I am forever going elsewhere, however, since I don't want to be any of these people.  Daredevil is a whiny infantile brat with a schizophrenic condition that lets him hospitalize people (often in ways that would leave them cripples for life) while chirping about his virtue (I don't kill people), immediately turning into a self-righteous prig the moment his friends act without his approval.  Wilson Fisk is a pandering, weak-minded bully who turns into an infantile tantrum-having freak when he has to kowtow to people he has chosen to co-exist with, while somehow possessing all this ridiculous loyalty and respect from murderers and habitual criminals who are used to defying both reason and justice.  Karen Page is a sprightly, cheerful collection of human sticks that would break in a stiff wind, who nevertheless rushes around the city in a sort of blind fearlessness mixed with SJW outrage that makes me wonder how she managed to get through high school in New York without acquiring a single facial scar.  The only character I think I could have a beer with would be Foggy . . . but then I'd be so annoyed by his repeated joke of not saying what he actually believes that I would eventually be driven to giving him a facial scar.  So yeah, maybe a beer once every other season.

I certainly don't identify with any of these characters.  I don't fantasize about having incredible combat prowess that would let me bitchsmack 18 guys and yet walk away.  My enjoyment is found in how the scene plays out effectively, in how the combat is staged, in how long someone has to hold the stupid ball in order to prevent the good guys from winning or how many scripts containing the next four future scenes are hidden by the actors under desks or behind conveniently placed lap-top screens.

On that level, the show is choking pretty bad.  I got to Ep 9 and that ludicrous fight in the warehouse, followed by the ludicrous dive out the window and the ludicrous travelled distance between the warehouse and the Daredevil's roof and I'm taking a break before learning how much more ludicrously bad the show is going to get.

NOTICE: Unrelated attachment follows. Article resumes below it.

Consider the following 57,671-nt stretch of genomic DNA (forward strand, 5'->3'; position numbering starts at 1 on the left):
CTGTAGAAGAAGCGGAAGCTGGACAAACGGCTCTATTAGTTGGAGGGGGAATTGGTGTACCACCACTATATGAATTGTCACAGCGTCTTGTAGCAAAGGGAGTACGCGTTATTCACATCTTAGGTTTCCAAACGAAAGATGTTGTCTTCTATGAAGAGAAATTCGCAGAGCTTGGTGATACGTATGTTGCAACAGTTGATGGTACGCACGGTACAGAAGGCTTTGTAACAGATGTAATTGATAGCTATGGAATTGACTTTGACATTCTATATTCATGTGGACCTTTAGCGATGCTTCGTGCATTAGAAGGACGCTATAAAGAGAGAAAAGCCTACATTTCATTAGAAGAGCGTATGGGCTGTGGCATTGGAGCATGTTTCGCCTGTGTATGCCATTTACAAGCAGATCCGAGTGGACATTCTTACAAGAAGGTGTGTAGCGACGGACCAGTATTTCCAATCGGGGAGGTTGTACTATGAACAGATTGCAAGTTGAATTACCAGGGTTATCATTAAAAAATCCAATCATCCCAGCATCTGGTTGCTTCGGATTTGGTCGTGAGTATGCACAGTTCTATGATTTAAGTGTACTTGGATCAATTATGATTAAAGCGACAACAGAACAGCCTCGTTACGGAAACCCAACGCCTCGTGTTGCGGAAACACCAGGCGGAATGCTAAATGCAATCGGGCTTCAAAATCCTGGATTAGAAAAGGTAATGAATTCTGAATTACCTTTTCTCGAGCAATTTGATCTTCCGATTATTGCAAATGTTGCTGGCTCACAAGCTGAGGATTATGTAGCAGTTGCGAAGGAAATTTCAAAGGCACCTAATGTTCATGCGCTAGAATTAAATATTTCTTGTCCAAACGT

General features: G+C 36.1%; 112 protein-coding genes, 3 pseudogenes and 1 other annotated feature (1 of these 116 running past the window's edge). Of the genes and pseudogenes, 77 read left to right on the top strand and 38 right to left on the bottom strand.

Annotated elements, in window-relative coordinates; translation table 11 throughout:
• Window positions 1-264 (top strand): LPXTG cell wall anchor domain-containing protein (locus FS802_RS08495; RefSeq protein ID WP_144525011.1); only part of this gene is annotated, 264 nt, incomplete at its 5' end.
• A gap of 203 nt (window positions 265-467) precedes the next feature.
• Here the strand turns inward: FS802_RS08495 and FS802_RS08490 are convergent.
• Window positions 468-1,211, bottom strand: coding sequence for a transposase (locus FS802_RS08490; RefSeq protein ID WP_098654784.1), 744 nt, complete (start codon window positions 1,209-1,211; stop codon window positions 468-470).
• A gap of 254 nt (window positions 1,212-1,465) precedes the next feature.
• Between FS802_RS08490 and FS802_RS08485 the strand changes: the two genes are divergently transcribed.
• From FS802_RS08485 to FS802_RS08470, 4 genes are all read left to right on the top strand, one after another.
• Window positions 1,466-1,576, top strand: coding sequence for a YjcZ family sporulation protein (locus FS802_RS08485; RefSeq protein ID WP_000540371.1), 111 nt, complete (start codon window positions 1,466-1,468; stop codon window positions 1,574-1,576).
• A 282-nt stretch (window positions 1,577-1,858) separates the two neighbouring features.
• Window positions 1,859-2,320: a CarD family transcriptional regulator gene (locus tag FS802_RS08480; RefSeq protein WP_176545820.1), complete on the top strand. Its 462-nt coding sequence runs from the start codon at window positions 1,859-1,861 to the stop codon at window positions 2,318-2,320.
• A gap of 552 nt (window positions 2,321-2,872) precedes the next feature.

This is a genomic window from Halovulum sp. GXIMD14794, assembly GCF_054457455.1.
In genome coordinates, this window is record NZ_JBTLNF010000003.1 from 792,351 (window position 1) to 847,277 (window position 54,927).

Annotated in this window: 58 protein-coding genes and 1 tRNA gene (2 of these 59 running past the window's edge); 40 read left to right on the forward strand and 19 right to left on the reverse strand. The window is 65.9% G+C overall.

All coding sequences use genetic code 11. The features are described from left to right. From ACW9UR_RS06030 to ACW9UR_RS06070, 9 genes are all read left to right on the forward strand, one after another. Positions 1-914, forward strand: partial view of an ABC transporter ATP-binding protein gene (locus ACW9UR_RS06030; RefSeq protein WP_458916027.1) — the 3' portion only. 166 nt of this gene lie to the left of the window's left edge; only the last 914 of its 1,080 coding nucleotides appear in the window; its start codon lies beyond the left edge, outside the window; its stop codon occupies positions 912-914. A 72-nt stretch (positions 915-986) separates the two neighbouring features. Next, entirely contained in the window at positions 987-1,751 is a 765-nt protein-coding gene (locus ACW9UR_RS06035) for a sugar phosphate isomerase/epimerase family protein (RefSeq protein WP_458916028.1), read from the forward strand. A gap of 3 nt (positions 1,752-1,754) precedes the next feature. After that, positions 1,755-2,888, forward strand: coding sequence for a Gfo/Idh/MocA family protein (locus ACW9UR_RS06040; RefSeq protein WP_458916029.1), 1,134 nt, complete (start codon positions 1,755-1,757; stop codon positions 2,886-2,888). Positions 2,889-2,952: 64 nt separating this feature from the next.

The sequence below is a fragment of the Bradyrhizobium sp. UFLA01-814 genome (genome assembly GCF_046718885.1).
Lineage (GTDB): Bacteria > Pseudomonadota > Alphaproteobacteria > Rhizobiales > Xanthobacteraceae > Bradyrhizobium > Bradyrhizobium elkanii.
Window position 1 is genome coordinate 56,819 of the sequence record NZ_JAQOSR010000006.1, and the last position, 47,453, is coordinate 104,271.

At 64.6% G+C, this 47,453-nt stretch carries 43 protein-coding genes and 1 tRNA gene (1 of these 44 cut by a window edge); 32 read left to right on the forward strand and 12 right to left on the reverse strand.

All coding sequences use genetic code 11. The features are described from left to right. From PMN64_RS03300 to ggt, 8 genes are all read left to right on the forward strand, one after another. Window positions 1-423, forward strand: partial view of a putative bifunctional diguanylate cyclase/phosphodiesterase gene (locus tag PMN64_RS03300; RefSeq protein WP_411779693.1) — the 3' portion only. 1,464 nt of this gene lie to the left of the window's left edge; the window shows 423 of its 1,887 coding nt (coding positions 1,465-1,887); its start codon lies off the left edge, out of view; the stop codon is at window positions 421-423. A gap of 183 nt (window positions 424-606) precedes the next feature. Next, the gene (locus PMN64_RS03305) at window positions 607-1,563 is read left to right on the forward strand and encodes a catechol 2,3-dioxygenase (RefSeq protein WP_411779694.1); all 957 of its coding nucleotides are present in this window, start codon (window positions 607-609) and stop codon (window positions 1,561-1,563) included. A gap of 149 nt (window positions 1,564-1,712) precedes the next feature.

Yeah, I know.  Not a D&D post.  At least, not mostly.  I'll just reiterate this point:

It takes a really, really good writer to impress me.  It is incredibly hard for that writer to impress me for more than a few hours, especially if that writer is being forced to produce new material in a very short time.

I am not surrounded by players who are really, really good writers.  And given the fortnightly presentation of my game, even a really, really good writer is going to choke on character development really, really quickly.

So don't.  Just don't.  People have to learn to recognize their limitations.


JB said...

Ugh. Actually, the reason I didn't post much about these two actors (Dawson and Woll) was because I couldn't say much that wouldn't be a comparison with what they've done before. The characters I wrote about were either A) interesting for their interpretation of the comic characters, and/or B) interesting (to me) because I haven't seen 'em in anything. Or they were Scott Glenn (though I gave him less wordage than Dawson and Woll). There were other major characters that showed up in those first few episodes that I didn't feel like mentioning (both male and female: Mrs. Cardenas, "Battlin'" Jack Murdoch, Wesley (Fisk's assistant), Vanessa). I just didn't have anything noteworthy to say about them.

My choice of emphasis wasn't due to identification with particular characters...I don't think I identify with any of these individuals myself (though, as I wrote, there are recognizable traits about the title character). When I say "Fisk is awesome," I mean he's an engaging vision to watch. When I say "I admire Daredevil for his ability to endure," that's what I mean. I don't think of myself as particularly heroic...though I can aspire to being so.

See, I was somewhere between 3 and 5 years old when I saw Star Wars in the theater...several times. And I never identified with farm boy Luke or smuggler Han either (neither of which registers with a child). I just enjoy watching an engaging story (or one with plenty of distracting special FX that suck my attention). Laser swords and blasters and spaceship fights. Well-paced escapism that I'm happy to re-watch.

There are films I've enjoyed immensely that aren't in the A and B "99%." Say, something like There Will Be Blood or Dallas Buyers Club. Films that depress the fuck out of me about people very culturally removed from myself (by time or place). Of course, it's good for me to stretch my brain by watching them (and I can appreciate and enjoy them as the good cinema they are)...kind of like it's good for my personal development to live in a place like Paraguay. Stretches my mental horizons. And playing RPG characters different from myself is good for that, too.

Can we admire and aspire to emulate things we don't identify with? Regarding "courageous heroism" of the cinematic variety, I mean. There are exhibits of it in films that don't involve blowing up Death Stars and bitch-slapping ninjas.

[BTW, I agree that the ninja fight you reference was absolutely the low point of the series]